As a side note:
Robert M. Parker, Jr. is a …
… better watch ‘Mondovino’, an interesting documentary, to see for yourself what he and his ‘friends’ really are.
Here is the (lousy) trailer of an otherwise great documentary:
@Amazon.de: Mondovino – Die Wahrheit liegt im Wein
– How Wall Street’s Bankers Survived Sandy (ZeroHedge, Oct 31, 2012):
For millions of common people in New York and New Jersey, Sandy has been a historic disaster, with leaving ruined, homeless or forced to live in the dark and cold indefinitely. Sandy was a historic event for the Wall Streeters (a term used loosely as many of them reside in midtown or in Connecticut) among us too. And now, courtesy of Bloomberg’s Max Abelson, we see how some of them managed to (just barely) scrape through…
“I had to go to the wine cellar and find a good bottle of wine and drink it before it goes bad,” Murry Stegelmann, 50, a founder of investment-management firm Kilimanjaro Advisors LLC, wrote in an e-mail after he lost power at 6 p.m. on Oct. 29 in Darien, Connecticut.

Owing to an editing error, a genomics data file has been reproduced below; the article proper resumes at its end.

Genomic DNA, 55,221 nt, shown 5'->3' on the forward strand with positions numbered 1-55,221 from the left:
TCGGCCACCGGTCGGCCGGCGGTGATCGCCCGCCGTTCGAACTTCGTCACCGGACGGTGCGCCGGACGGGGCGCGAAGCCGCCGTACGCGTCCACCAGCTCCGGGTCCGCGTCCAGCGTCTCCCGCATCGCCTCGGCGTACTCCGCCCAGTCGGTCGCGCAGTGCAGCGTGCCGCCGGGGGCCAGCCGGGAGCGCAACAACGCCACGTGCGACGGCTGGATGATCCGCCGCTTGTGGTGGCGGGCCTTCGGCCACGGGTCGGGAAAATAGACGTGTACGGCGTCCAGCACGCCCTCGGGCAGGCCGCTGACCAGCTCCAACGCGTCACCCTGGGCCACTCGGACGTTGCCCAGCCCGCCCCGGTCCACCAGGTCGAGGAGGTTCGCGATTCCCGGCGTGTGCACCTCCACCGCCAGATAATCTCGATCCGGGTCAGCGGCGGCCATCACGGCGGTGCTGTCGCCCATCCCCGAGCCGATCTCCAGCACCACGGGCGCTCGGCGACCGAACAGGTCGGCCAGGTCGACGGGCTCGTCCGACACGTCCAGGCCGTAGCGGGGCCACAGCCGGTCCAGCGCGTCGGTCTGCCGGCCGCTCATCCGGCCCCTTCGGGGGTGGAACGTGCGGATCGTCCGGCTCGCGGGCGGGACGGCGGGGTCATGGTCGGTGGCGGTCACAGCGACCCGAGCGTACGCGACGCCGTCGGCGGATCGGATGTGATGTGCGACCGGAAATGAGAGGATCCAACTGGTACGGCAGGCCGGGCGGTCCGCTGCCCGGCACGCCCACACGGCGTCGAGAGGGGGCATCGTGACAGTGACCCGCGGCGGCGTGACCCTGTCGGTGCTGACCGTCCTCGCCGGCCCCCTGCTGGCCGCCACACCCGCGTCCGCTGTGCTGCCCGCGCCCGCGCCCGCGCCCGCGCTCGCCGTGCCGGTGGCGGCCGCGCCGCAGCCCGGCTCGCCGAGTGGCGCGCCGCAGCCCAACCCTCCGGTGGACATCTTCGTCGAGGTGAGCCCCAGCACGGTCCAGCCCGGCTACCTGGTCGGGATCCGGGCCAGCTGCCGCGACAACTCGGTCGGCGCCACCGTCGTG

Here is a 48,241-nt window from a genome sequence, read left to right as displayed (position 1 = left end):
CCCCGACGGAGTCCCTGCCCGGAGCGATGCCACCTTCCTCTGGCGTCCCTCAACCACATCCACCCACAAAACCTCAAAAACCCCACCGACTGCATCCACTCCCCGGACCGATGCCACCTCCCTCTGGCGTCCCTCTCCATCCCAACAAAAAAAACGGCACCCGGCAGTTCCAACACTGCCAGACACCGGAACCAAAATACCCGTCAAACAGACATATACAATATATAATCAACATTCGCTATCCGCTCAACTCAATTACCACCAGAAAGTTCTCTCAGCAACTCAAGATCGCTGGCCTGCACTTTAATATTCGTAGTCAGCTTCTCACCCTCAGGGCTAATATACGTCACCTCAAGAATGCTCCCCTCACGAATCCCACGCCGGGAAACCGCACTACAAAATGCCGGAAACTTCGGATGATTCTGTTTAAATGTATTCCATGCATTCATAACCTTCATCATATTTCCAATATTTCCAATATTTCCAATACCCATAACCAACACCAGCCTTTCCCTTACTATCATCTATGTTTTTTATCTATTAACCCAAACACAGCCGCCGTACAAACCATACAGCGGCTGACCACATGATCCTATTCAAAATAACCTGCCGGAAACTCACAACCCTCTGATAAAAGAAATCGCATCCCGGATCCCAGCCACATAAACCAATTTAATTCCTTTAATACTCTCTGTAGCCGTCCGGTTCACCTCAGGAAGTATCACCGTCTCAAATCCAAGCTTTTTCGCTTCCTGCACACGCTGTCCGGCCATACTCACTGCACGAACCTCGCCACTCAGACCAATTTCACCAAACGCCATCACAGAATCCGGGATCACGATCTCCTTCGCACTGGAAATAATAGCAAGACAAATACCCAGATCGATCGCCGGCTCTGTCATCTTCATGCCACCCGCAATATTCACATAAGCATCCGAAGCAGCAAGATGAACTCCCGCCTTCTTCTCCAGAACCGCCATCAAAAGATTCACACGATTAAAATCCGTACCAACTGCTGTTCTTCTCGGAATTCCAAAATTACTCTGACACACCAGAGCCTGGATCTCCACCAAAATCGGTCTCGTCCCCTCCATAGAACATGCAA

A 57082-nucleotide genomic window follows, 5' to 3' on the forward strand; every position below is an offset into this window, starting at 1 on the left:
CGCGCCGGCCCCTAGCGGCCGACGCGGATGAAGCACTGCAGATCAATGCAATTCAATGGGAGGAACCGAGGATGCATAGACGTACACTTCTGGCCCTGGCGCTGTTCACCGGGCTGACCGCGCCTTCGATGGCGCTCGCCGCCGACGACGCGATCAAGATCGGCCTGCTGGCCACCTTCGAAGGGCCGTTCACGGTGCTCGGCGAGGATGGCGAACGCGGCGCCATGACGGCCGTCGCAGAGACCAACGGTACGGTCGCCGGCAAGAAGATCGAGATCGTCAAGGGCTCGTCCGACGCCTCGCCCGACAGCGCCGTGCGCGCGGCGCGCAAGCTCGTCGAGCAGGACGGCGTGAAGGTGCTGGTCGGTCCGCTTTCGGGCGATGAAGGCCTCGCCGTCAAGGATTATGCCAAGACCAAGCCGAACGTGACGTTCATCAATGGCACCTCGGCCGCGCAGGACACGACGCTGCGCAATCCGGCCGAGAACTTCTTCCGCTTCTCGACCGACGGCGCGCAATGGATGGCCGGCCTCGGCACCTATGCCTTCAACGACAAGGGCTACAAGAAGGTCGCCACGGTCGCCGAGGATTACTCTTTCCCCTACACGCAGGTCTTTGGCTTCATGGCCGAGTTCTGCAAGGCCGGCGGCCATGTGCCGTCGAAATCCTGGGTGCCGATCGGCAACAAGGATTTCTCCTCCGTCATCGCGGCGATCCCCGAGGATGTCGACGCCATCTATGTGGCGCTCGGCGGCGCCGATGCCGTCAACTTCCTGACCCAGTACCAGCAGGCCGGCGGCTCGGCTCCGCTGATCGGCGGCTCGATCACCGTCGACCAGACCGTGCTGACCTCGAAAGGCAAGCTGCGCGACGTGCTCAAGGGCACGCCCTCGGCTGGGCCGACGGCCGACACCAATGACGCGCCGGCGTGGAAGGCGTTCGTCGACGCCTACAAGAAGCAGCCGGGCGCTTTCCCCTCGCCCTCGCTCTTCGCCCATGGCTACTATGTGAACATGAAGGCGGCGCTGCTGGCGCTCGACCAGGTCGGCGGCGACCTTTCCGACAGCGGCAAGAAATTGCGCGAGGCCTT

The bottle he chose, a 2005 Chateau Margaux, was given 98 points by wine critic Robert Parker and is on sale at the Westchester Wine Warehouse for $999.99.
“Outstanding,” Stegelmann said. He started the day with green tea at Starbucks, talking with neighbors about the New York Yankees’ future and moving boats to the parking lot of Darien’s Middlesex Middle School.
Wilson Ervin, a senior adviser to Credit Suisse Group AG CEO Brady Dougan and a former chief risk officer at the Zurich- based bank, started the work week at 9 a.m. at the Hudson River, just north of Battery Park City, watching the weather worsen with his two daughters.
“The Hudson had some enormous whitecaps and looked a bit like a surfing-movie set from Hawaii,” he said in an interview. “The kids think that’s pretty cool.”
Ervin, 52, wearing black water-repellent pants and a yellow raincoat, went to the bank’s office at 11 Madison Ave. afterward to work on evaluations of managing directors and financial regulation. He ate a lunch of Raisin Bran, coffee and a banana from the 7-Eleven downstairs, he said.
Pablo Salame, 46, one of three Goldman Sachs Group Inc. (GS) executives who oversee sales and trading, ate better. He posted a picture of 21 pieces of sushi on a Twitter account in his name on Oct. 29. “Only in NYC, Seamless Sandy sushi delivery in TriBeCa, Monday 730 pm,” the post said.